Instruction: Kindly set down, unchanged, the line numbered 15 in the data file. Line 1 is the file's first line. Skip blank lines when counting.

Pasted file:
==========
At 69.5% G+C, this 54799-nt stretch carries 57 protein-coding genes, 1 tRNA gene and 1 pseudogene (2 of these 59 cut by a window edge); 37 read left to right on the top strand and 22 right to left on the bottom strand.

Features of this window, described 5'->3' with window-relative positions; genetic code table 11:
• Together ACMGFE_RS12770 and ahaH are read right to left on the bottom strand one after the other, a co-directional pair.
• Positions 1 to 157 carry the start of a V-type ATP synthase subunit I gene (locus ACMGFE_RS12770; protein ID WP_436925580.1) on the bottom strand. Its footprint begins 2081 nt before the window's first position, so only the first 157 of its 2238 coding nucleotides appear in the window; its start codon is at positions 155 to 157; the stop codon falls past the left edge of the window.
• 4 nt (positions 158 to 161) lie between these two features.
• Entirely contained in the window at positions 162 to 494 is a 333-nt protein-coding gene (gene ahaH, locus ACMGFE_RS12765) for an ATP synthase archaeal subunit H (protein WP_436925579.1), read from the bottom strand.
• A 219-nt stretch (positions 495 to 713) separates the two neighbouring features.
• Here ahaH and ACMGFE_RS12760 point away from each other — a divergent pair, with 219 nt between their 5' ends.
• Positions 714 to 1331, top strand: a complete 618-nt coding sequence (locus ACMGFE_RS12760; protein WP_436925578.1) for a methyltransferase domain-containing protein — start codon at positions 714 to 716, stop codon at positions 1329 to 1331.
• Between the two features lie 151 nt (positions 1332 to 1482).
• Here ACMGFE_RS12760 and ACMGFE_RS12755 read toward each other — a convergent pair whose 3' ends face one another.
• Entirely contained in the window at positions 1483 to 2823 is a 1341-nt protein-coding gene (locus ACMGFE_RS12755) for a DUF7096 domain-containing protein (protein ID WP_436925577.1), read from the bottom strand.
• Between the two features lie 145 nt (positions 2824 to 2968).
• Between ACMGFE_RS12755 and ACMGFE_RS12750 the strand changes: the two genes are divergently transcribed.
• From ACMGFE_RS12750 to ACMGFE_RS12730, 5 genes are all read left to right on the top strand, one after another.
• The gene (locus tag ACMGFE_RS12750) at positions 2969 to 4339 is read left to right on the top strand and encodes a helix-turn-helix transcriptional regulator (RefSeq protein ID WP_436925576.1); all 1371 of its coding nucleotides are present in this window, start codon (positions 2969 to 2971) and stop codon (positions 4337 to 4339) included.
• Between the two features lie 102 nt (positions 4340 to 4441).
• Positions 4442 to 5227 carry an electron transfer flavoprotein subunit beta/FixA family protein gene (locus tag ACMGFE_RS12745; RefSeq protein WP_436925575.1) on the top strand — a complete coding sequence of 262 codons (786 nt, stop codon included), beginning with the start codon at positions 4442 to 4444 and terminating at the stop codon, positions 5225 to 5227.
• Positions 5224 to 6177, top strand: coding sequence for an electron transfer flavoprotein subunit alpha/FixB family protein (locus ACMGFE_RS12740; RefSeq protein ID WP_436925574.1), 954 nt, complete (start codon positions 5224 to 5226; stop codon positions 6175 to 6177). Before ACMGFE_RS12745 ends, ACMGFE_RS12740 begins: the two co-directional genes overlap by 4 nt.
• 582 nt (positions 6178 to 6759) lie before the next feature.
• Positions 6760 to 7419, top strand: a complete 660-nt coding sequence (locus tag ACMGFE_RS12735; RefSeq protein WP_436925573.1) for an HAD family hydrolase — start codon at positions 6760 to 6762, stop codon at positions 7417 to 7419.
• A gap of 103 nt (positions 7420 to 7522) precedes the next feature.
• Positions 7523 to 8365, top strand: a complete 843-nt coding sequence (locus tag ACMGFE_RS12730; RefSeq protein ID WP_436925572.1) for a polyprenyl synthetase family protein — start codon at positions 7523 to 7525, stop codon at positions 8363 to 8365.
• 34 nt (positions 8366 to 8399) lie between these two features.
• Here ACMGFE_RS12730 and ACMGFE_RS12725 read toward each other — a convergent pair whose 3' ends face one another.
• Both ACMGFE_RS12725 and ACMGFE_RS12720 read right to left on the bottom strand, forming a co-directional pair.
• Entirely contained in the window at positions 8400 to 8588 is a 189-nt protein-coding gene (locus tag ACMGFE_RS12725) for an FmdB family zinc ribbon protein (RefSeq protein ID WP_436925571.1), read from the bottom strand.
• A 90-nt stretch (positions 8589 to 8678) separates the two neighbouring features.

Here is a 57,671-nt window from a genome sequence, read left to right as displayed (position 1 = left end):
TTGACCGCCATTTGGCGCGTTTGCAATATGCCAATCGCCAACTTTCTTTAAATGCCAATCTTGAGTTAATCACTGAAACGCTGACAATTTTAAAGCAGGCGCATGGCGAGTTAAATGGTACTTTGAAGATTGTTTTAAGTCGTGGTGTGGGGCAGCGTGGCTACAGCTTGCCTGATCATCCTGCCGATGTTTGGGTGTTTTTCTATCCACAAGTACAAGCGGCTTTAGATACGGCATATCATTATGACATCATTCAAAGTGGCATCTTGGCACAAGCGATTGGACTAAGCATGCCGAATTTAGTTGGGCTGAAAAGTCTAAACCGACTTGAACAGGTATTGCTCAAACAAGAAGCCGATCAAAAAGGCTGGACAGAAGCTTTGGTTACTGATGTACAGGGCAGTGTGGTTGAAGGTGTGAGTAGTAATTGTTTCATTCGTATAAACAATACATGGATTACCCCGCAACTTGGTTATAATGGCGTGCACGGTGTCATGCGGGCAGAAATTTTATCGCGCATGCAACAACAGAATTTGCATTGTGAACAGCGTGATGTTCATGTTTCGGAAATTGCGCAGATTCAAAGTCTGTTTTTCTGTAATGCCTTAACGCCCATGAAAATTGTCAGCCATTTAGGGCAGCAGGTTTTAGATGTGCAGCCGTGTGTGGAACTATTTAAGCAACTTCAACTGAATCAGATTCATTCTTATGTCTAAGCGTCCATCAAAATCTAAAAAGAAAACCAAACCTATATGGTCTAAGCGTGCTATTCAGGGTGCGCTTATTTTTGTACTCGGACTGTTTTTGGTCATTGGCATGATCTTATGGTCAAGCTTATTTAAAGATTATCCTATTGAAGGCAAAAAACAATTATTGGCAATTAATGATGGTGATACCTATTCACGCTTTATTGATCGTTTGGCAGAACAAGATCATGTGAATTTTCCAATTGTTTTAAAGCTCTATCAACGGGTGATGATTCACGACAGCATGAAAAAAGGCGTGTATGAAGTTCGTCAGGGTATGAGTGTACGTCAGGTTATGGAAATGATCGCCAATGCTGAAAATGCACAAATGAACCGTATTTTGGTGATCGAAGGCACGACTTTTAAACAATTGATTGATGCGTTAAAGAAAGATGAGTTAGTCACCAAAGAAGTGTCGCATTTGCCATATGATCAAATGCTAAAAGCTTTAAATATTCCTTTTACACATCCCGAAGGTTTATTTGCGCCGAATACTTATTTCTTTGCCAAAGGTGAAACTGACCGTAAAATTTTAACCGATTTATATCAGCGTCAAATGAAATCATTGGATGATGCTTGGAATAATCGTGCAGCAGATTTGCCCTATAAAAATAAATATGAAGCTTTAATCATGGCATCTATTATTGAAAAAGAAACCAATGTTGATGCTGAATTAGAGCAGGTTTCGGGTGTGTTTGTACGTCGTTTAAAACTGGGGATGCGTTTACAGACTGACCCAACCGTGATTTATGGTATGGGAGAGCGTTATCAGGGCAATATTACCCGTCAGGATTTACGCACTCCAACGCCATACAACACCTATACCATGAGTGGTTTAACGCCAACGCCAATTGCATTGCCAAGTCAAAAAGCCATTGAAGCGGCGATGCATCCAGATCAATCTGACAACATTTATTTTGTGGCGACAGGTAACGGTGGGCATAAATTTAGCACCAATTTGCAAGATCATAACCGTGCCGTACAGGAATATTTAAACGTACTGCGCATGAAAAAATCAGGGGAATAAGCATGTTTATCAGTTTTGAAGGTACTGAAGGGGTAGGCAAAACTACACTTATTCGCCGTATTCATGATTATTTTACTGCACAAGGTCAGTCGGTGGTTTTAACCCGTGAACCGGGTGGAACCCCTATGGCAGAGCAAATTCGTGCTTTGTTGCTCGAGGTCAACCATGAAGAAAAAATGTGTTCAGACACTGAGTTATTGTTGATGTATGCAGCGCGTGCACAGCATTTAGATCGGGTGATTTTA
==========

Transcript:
• From ACMGFE_RS12750 to ACMGFE_RS12730, 5 genes are all read left to right on the top strand, one after another.